Q:

Is liver steatosis serious?

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Quick Answer

The majority of liver steatosis cases are reversible and do not lead to progressive liver disease, explains Healthline. If the cause of steatosis, otherwise known as fatty liver, is alcoholism, abstaining from drinking alcohol may allow the liver to recover completely. A biopsy can ascertain the extent of damage, including whether permanent damage has occurred and what treatment options are preferable. If the cause of fatty liver is obesity, diabetes or high cholesterol, treating the underlying condition is likely helpful.

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Full Answer

Most commonly, there are no symptoms of fatty liver, states Healthline. Occasionally, inflammation of the liver is present, which often coincides with fatigue, poor appetite, weight loss and lethargy. Sometimes people with fatty liver have slight abdominal discomfort. The most common cause of liver steatosis is alcoholism. It has also been tied to high blood cholesterol, Type 2 diabetes and obesity. Other causes include abrupt weight loss, genetic factors and hyperlipidemia. Certain medications, including tamoxifen, aspirin, tetracycline and steroids, identify fatty liver as a potential side effect. Frequently, doctors are unsure what causes fatty liver in patients.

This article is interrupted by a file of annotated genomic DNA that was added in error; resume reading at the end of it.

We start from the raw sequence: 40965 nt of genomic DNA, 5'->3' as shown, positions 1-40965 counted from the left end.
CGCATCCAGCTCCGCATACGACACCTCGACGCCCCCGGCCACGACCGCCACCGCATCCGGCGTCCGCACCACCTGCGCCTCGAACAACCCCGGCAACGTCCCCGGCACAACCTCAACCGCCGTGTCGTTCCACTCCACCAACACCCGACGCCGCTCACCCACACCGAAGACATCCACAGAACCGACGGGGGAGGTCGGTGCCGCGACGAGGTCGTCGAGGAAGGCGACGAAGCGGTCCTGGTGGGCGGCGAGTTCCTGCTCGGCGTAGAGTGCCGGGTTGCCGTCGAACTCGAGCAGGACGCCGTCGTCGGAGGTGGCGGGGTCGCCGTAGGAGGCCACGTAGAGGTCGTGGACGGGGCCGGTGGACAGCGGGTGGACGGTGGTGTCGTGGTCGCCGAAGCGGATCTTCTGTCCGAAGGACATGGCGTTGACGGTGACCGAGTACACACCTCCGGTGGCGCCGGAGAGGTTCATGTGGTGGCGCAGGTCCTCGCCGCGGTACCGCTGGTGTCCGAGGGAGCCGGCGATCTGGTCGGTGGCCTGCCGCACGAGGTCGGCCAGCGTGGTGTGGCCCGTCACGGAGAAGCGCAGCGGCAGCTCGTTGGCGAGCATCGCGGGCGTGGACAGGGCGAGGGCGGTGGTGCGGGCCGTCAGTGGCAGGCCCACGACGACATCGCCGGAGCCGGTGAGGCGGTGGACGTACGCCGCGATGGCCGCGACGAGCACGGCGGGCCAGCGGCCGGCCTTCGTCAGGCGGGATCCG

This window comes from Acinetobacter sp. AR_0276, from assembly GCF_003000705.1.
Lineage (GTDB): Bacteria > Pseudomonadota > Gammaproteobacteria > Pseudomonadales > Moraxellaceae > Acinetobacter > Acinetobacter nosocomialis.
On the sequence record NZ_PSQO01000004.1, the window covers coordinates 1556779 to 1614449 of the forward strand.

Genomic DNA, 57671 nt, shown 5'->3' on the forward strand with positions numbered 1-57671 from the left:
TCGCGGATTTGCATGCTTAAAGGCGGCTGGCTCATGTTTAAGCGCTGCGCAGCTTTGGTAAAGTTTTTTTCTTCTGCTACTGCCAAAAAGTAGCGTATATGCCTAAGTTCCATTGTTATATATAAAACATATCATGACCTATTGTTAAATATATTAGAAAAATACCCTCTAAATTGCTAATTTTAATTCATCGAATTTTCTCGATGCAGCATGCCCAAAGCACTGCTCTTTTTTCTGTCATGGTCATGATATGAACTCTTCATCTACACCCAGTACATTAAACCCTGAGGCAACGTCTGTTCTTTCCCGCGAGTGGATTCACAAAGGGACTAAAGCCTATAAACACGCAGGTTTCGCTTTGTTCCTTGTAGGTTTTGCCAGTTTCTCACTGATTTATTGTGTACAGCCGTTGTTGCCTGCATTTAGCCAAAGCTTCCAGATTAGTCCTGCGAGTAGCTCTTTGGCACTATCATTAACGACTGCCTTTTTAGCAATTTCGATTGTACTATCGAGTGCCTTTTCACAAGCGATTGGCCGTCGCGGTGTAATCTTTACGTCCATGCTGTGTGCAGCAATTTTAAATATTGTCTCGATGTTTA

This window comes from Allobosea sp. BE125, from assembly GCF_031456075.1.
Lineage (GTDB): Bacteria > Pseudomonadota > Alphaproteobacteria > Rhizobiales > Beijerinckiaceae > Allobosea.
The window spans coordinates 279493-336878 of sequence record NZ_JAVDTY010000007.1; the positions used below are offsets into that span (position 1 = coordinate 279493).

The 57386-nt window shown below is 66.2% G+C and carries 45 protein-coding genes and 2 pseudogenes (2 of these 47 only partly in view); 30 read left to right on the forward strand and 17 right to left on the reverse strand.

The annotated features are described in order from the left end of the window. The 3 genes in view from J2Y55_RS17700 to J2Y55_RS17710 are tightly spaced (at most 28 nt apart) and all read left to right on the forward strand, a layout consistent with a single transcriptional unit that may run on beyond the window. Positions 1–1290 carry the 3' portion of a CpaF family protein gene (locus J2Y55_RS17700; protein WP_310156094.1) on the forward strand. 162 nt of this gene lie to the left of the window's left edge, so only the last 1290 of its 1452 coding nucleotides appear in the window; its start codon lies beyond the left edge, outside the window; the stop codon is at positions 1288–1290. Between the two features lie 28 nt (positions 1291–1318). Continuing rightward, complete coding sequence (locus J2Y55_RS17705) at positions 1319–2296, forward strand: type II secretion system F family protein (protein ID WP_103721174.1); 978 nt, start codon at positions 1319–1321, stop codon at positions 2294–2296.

Liver steatosis is diagnosed in several ways, such as a physical examination, blood tests, ultrasound and liver biopsy, according to Healthline. Treatment typically involves reducing the likely causes for fatty liver. These methods include cholesterol management, alcohol recovery, blood sugar control and weight loss.

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